Marathon And Long Run Fueling Strategies: How To Fuel And Prepare For A Long Race

Marathon And Long Run Fueling Strategies: How To Fuel And Prepare For A Long Race

For the most part, running is a fairly straightforward and uncomplicated sport. At its core, runners literally put one foot in front of the other, over and over again, hundreds if not thousands (if not hundreds of thousands) of times. By and large, especially compared to other sports, running doesn’t require much in the way of specialized instruction or high-tech gadgetry.

However, once runners cross the threshold into long distances, everything changes. Sure, runners are still doing the same movement — putting one foot in front of the other — but now, with the uptick in distance, runners have to make some other careful considerations, including the basic what shoes am I going to wear? to the more specific what can I eat to fuel my long runs?

Below, I’ll dive deep into long run fueling strategies that runners can use as they figure out how to fuel themselves to prepare for a long race. More than anything, remember that you’re an Experiment of One, especially when it comes to diet. What works for me may not work at all for you. Definitely take the time during your training cycle to conduct some trial-and-error and see what’s best for you.

Why fuel for long races or long runs?

When runners are training for long distances, such as half marathons, marathons, or ultramarathons, marathon fueling strategy becomes a necessary component to their training. This isn’t particularly the case when it comes to shorter distances, such as the 1 mile, 5k, or 10k, simply because for the most part, your body’s energy stores will be sufficient to carry you through the shorter distances. In the longer stuff, that’s not the case.

Why do runners need to fuel properly for long runs or their long races, then? Perhaps the best way to think about this is in terms of energy expenditure. Without launching into a food science discussion, remember that every single piece of food or beverage we consume has some amount of energy to it. Reading nutrition labels will give you an idea of the caloric makeup of a particular food.

When it comes to running long distances, in order to cover the distance well without bonking — a concept we’ll visit momentarily — your body has to have sufficient energy stores. Think of your body as a car; if you don’t have enough gas in your tank, your car won’t run properly, if at all. At a very basic level, so, too, is this the case for your body. In order for your body to be able to adequately cover the long distances that are part and parcel of half marathon, marathon, and ultramarathon training, it has to have enough “gas” in the tank.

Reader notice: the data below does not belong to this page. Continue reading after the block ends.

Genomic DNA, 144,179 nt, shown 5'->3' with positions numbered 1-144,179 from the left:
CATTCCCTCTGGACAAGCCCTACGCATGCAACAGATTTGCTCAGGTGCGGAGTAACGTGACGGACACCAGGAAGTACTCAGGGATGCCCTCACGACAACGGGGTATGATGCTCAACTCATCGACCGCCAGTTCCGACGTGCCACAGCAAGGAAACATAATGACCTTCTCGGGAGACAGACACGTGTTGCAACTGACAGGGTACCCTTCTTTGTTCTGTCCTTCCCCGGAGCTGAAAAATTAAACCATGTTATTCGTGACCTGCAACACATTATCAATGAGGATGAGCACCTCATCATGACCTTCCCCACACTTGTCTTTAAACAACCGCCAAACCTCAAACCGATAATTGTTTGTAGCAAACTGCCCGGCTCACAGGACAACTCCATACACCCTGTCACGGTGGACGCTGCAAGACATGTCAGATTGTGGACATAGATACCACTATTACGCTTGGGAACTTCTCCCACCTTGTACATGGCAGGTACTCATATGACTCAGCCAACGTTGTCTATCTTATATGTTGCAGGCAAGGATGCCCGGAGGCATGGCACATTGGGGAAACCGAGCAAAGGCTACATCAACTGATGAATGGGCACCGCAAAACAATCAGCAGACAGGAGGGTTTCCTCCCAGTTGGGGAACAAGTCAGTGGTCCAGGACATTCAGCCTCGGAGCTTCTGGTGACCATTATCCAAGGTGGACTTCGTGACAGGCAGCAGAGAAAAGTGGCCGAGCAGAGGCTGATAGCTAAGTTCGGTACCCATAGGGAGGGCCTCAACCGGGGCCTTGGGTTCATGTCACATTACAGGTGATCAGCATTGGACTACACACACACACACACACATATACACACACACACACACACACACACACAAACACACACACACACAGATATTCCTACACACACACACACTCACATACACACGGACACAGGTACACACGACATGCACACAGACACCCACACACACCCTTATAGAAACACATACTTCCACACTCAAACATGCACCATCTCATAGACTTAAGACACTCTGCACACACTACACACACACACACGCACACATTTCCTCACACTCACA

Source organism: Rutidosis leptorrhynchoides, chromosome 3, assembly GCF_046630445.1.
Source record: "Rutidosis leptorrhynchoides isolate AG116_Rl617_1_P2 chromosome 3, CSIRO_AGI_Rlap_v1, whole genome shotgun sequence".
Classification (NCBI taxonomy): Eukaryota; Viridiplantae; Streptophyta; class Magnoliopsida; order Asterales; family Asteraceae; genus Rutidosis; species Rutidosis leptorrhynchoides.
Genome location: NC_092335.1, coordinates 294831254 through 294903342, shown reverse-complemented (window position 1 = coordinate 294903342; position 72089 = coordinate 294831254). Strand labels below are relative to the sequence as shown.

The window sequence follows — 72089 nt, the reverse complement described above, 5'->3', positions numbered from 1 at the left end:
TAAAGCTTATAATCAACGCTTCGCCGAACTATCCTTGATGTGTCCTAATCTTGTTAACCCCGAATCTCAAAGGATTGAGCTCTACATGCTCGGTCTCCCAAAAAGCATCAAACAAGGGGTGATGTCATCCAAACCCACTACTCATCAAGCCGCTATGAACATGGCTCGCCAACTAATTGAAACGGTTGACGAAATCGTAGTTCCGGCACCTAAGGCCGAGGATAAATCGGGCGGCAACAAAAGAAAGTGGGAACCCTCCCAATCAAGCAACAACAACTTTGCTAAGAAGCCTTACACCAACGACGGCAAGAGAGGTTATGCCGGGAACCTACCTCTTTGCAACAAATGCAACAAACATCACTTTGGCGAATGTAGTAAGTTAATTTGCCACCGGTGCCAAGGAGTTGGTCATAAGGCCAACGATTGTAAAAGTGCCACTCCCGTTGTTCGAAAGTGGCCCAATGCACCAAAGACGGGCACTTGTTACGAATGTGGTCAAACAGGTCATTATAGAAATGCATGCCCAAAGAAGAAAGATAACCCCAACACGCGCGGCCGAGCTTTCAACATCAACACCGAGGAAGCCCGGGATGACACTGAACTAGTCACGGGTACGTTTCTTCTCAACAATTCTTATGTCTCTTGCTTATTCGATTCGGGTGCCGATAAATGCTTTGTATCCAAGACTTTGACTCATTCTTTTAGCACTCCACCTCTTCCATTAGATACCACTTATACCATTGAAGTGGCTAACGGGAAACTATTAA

What about bonking or hitting the wall?

If you’ve been training for an endurance event for a while, you’ve likely heard other runners’ horror stories about hitting the wall, or bonking, mid-race. While there are potentially tons of reasons for why runners hit the proverbial wall — ranging from improper training or pacing, dehydration, weather, or mental fatigue — oftentimes it comes down to an energy expenditure and imbalance issue. Simply stated, oftentimes runners who bonk mid-race are ones who didn’t fuel properly.

What are some pre-run fueling strategies?

Fortunately, bonking mid-race isn’t a requirement to be an endurance athlete; it’s something that can, in fact, be avoided. The internet is awash with the marathon and long run fueling strategies that runners the world over use to help propel them through their runs, and just like anything you read on the internet, some tips are better (and more helpful) than others.

Minimally, some pre-run fueling strategies to consider include the following:

  • Avoiding fried, dairy-rich, particularly fibrous, or “heavy” foods in the immediate hours before a run (so as to avoid the dreaded runners’ trots mid-run)

  • Eating at least an hour, if not more, ahead of your run so as to give your body enough time to digest the foods